Economical and environmentally friendly synthesis of porous cation-exchange resins
Strongly acidic cation-exchange resins are widely used for water softening, water demineralization, metal separation, and acid catalysis. Such resins are often made by incorporating functional groups onto porous styrene-divinylbenzene (St-DVB) base copolymer beads. The copolymer beads are made porous by diluting their constituent monomers with some inert organic liquid at the time of copolymerization. Acetone is then used to wash the beads and is usually employed for this purpose because it is miscible with water and the organic compounds. And being highly volatile, acetone itself is easier than water to remove from the copolymer by thermal treatment. However, serious drawbacks of acetone use include its high cost and toxicity. Here, we show that the acetone washing step can be eliminated from the synthesis of strongly acidic cation-exchange resins. We also describe a quick, inexpensive, and accurate method for monitoring the porosity of the copolymers when making tailored products.
Porous St-DVB and other related copolymer beads are produced by polymerizing droplets of a mixture of monomers diluted with some inert organic liquid (diluent) suspended in water (see Figure 1).1,2 The diluent is removed at the completion of the polymerization, leaving behind a porous copolymer. After the polymerization reaction, the copolymer beads are filtered out and washed. The filtered beads are treated with hot water to remove the suspending agents, such as gum arabic or gelatin, on their surface. They are then treated with acetone, which extracts the diluents and oligomers/homopolymers from the pores. This is the most expensive step, as acetone accounts for ~80% of the cost of chemicals involved in the synthesis of the copolymers. Further, being a toxic volatile organic compound, acetone poses risk to the workers and the environment.
The macroporosity characteristics of the copolymer—pore volume, surface area, and pore size distribution in the dry state—are critically important for synthesis of tailored products. These parameters are usually analyzed using nitrogen sorption or mercury intrusion methods, both of which require expensive equipment, long analysis time, and (in the latter case) handling of toxic mercury. Bulk density, defined as the mass of many copolymer beads divided by the total volume they occupy, can be measured using a graduated cylinder and a balance. Since bulk density varies proportionately with the variation in macroporosity, they can be correlated statistically to estimate one value from the other.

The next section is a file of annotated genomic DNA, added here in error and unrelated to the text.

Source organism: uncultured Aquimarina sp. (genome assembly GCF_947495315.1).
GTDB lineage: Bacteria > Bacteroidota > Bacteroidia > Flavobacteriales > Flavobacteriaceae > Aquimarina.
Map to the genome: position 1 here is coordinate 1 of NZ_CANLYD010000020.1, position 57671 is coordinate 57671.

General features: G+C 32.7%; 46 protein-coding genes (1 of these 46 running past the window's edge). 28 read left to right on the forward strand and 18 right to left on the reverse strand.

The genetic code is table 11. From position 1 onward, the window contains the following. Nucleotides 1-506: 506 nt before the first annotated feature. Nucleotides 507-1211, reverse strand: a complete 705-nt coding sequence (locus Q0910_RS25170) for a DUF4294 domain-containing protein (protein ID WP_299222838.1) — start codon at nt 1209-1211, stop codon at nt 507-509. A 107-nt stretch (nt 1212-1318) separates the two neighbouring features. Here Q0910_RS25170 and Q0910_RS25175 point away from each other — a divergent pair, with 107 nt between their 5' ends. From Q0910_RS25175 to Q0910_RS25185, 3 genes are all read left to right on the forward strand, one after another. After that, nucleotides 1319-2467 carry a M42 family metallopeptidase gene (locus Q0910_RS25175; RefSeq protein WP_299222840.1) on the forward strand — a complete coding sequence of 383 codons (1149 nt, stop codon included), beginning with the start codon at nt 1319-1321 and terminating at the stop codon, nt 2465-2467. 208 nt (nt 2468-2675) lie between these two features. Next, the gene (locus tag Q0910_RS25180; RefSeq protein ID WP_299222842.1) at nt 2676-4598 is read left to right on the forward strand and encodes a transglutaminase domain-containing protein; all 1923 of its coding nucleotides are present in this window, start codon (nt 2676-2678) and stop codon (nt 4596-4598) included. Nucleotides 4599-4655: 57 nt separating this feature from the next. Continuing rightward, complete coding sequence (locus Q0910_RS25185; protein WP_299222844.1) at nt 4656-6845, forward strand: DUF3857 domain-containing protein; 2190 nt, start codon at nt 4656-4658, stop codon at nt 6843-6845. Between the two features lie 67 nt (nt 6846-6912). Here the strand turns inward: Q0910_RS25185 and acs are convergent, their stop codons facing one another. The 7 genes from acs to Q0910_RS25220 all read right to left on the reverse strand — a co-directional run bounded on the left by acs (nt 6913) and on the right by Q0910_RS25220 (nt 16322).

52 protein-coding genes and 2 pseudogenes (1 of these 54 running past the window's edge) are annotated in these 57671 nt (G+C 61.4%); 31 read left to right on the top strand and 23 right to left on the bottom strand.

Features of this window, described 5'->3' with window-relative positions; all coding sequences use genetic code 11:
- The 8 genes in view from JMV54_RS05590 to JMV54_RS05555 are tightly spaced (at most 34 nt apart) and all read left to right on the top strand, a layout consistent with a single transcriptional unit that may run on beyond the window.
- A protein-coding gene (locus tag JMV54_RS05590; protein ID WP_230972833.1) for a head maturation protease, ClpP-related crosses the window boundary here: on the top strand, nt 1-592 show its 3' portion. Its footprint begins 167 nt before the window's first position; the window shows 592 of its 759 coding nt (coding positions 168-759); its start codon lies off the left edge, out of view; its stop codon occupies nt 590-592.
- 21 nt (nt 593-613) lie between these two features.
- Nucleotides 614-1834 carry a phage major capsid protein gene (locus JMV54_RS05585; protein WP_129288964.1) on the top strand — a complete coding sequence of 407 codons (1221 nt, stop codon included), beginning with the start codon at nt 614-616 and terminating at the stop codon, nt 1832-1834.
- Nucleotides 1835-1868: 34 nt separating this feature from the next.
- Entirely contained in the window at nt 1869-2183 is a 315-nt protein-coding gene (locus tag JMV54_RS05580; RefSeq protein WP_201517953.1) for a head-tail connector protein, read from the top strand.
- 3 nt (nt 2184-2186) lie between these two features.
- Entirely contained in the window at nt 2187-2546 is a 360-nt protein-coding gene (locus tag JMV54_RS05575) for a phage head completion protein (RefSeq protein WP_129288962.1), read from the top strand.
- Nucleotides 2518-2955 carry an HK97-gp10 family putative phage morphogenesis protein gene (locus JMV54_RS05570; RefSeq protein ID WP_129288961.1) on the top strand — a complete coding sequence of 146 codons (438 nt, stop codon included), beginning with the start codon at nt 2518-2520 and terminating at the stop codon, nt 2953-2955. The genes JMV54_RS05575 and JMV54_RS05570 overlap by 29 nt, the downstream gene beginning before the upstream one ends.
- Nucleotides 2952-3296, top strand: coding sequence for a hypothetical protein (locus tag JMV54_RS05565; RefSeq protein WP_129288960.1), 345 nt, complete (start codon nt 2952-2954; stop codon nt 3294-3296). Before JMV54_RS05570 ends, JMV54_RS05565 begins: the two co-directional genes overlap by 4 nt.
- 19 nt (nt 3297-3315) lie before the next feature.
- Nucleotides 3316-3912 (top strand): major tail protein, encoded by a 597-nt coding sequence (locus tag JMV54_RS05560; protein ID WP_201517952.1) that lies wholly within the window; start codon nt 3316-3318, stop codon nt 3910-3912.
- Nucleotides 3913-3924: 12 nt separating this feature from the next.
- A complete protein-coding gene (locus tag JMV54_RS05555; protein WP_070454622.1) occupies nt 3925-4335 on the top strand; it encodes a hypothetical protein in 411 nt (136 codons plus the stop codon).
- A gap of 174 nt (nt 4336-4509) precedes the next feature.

The bulk density (d) is related to the pore volume (V) and surface area (A) in the dry state through the following statistical relationships:3, 43, 5 4-vinylpyridine– divinylbenzene,3,6 glycidylmethacrylate–ethyleneglycoldimethacrylate,3 4-vinylpyridine–ethylene glycoldimethacrylate,3 n-vinylcarbazole– divinylbenzene,3 methylmethacrylate–divinylbenzene,7 methylmeth- acrylate–ethyleneglycol dimethacrylate.8
Our study shows that washing of St-DVB beads with acetone is not necessary for their conversion to strongly acidic cation-exchange resins, provided a suitable hydrocarbon like n-heptane or toluene is employed as a diluent.9 We show this by comparing the resins obtained from acetone-washed copolymers with those from unwashed copolymers. They have identical ion-exchange capacities for up to 10 cycles of resin loading/regeneration, UV spectra of the effluents of the resins loading/re-generation, and Fourier transform IR spectra of the resins. When the study was later repeated using xylene as a diluent, similar results were observed (see Figures 2 and 3).
The similar results can be attributed to the diluents n-heptane, toluene,9 and xylene (in our most recent work, as yet unpublished), which remain in the polymerizing droplets during the polymerization reaction carried out at 80°C. They distill out during the copolymer curing at 98°C. Washing the copolymers with hot water removes gum arabic, gelatin, and any residual diluent from the surface of the copolymers. Oligomers and homopolymers in the pores are sulfonated just like the copolymer. As the sulfonating agent is usually used in great excess of the stoichiometric proportions, there is no adverse effect of the homopolymers on the sulfonation of the copolymer. The sulfonated
homopolymers are extracted by water from the resins just like the homopolymers from the copolymers are extracted with acetone.
We conclude that the bulk density of porous copolymers can be used to estimate pore volume, surface area, and pore size distribution in the dry state in the porous copolymers. This is a simple, fast, economical, and accurate alternative to the mercury penetration method for macroporosity characterization. Furthermore, porous St-DVB copolymers synthesized using hydrocarbon diluents can be sulfonated without washing with acetone with no adverse effects on the ion-exchange capacity or other characteristics of the acidic cation-exchange resins. Elimination of the acetone washing step significantly reduces the cost of the chemicals, health risks to the workers, and environmental pollution. Further studies using a broad range of diluents—including other hydrocarbons, ketones, esters, and alcohols—to synthesize porous St-DVB copolymers and their sulfonation without acetone washing are in progress and we will report these findings in the near future.
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